|Hubert de Montville.|
Rich man pour man
"Mondovino" looks deep into the craft and business of winemaking and comes up with the essential story of our age a story about the ways that the giant foot of globalization crushes the juicy spirit of both wine and human beings.
By JOSHUA TANZER
"Mondovino" is not a sipping documentary. It's not a movie that swirls some wine around in a glass and admires the color and praises the bouquet and speaks of the wine's "complexity" and uses the whole experience as some kind of rarefied metaphor for middle-aged angst.
No, this is the kind of movie that barges in on your charming little winery tour and throws a drink in your face.
|Written and directed by: Jonathan Nossiter.|
Featuring: Albiera Antinori, Allegra Antinori, Lodovico Antinori, Piero Antinori, Isanette Bianchetti, Jean-Charles Boisset, Marchioness Bona, Michael Broadbent, Antonio Cabezas, Battista Columbu, Lina Columbu, Xavier de Eizaguirre, Alix de Montille, Etienne de Montille, Hubert de Montille, Arnaldo Etchart, Marco Etchart, Salvatore Ferragamo, Marquis Dino Frescobaldi, Aime Guibert, Bill Harlan, Yvonne Hegoburu, Patrick Lˇon, Bernard Magrez, Margrit Mondavi, Michael Mondavi, Robert Mondavi, Tim Mondavi, Jonathan Nossiter, Robert Parker, Michel Rolland, Neal Rosenthal, James Suckling, Inaldo Tedesco, Jean-Luc Thunevin, Massimo Vinci, Patrizia Vinci, Marquis Vittorio.
Cinematography: Jonathan Nossiter.
Edited by: Jonathan Nossiter.
In French, English, Italian, Spanish and Portuguese with English subtitles.
Related links: Official site
In "Mondovino," wine is a metaphor for life, all right a way of life that's being stomped to a juicy pulp under the giant foot of global big business. "Wine is dead," declares one old-timer on his vineyard in France.
We meet the players in this real-life drama one by one, and it's not immediately clear what the movie's point will be. We meet curmudgeonly old French and Italian men standing in their fields and complaining. We meet a consultant known as "the flying winemaker" who talks on his cell phone while he's driven from client to client in a chauffeured Mercedes. We meet a Socialist village mayor who was bounced out of office for making sweetheart deals with the all-powerful Mondavis of Napa County and a Communist mayor who kicked the California cartel brusquely out of town. And although we're told that wine is "a communion of the earth and the spirit" and that "it takes a poet to make a great wine," the rhapsodizing will soon end.
One of the first people we meet is one of the most important people in the business Frenchman Michel Rolland, who describes himself as the "flying winemaker." As with every other modern buzz-phrase in the movie, this one is dropped into a French sentence in English, so it actually sounds like "fly-eeng winemake-air." It is a dream job for him except he could never have dared dream it. At the beginning of the film, we may well share a sense of romance about this jetsetting, spirit-infused life, but we'll quickly come to understand how thoroughly this industrial emperor Darth Vintner, you might call him has gone over to the dark side. He's running it, in fact.
|Michel Rolland and his driver.|| |
In opposition to the behemoth that is Big Wine stand "a bunch of peasants," as Rolland repeatedly sneers. Rolland makes his money by flying among 12 countries and taking cell-phone calls, always dispensing the same advice. "Did you micro-oxygenate? You must micro-oxygenate to the max." His clients don't even know what that means, and it's not certain that he does either.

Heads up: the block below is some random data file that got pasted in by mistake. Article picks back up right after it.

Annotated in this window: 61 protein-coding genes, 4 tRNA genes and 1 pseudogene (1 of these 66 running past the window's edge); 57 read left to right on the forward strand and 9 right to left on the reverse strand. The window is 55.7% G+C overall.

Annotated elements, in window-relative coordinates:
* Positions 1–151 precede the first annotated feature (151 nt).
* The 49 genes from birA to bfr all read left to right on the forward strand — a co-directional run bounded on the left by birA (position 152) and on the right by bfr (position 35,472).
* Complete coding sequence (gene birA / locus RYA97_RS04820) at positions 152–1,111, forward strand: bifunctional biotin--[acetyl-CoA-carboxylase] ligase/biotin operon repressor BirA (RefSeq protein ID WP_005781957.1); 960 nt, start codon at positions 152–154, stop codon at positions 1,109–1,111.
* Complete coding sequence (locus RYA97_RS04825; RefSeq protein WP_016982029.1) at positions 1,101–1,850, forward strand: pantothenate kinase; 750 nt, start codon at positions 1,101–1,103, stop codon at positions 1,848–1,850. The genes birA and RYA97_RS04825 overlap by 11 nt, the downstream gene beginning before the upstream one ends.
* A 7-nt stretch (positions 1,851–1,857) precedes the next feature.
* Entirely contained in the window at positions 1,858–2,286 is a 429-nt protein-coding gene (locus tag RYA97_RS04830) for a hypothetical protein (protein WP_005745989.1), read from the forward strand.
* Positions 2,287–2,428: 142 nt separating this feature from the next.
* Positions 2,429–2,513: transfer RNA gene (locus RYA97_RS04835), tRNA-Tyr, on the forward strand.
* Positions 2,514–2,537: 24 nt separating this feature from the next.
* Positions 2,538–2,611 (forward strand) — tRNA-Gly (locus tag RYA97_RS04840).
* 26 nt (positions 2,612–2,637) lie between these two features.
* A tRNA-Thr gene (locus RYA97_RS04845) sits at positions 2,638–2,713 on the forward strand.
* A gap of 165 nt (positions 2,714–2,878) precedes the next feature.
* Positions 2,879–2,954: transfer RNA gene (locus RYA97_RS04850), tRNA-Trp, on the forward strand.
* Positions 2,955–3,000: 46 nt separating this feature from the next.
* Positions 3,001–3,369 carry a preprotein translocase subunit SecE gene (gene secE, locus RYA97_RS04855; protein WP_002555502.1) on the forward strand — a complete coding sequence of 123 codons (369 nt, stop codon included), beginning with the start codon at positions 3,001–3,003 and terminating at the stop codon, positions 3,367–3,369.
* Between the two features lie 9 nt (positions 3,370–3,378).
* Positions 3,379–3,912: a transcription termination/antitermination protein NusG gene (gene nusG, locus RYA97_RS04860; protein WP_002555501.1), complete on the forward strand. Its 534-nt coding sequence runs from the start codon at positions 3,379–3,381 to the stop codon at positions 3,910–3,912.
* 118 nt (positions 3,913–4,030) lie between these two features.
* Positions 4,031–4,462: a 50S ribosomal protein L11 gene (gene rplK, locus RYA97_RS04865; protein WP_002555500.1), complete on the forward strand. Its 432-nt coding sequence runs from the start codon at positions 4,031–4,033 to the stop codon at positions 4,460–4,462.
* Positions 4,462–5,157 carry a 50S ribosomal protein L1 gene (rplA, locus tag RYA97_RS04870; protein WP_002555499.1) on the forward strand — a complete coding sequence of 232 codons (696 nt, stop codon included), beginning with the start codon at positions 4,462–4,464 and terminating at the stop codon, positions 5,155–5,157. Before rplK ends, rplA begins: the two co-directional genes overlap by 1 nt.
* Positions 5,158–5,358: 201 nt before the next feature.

The "ignorant peasants" old guys in suit jackets who tromp about their vineyards, tannic and defiant denounce the new world order, even as it engulfs their antiquated little plots. While Rolland speaks of his precious micro-oxygenation and hobnobbing with the "great stars of winemaking" (the word "stars" is in English, of course), the old-timers speak stubbornly of terroir and tradition.
"Wine is dead. Wine is dead," says Aimˇ Guibert, standing in his field. "Let me make clear what that means. What is wine? Wine, for millennia, has been an almost religious relationship between man and the natural elements the soil, of course, the living soil, the soil that has never been treated with synthetic molecules, and then the climate. A great wine springs from great love, from great humility, from a great connection with the spiritual, with the soil, with the climate. It takes a poet to make a great wine."
The traditionalists, presumably, have poetry on their side. The conglomerates have something else publicity.
You don't have to read very skillfully between the lines to follow what the film has to say about the publicity machine that makes the wine world go 'round. Midway through the film, we suddenly meet a new character, one Robert Parker, critic for the Wine Advocate and maker-or-breaker of vintages. The portrait of Parker is perhaps oversimplified (he's probably not as one-dimensional as he seems here, and he's probably not the only kingmaker in the industry, just one of a few), but the simplified version goes like this:
Robert Parker gets to decide whether your winery lives or dies. Make a wine he likes and you live; make a wine he dislikes and you die. He only likes wines aged in new oak barrels (which lend a subtle whiff of "pain grillˇ," he rhapsodizes), and, oh, incidentally, your wine should also be micro-oxygenated. In fact, the high priest of micro-oxygenation, Monsieur Rolland, specializes in turning your wine into a Parker-friendly one. Hire Rolland and you live; don't hire Rolland and you die. Just incidentally, we learn that Rolland and Parker are longtime pals or, to put it less charitably, they're in cahoots. They're a two-man winery-wrecking crew.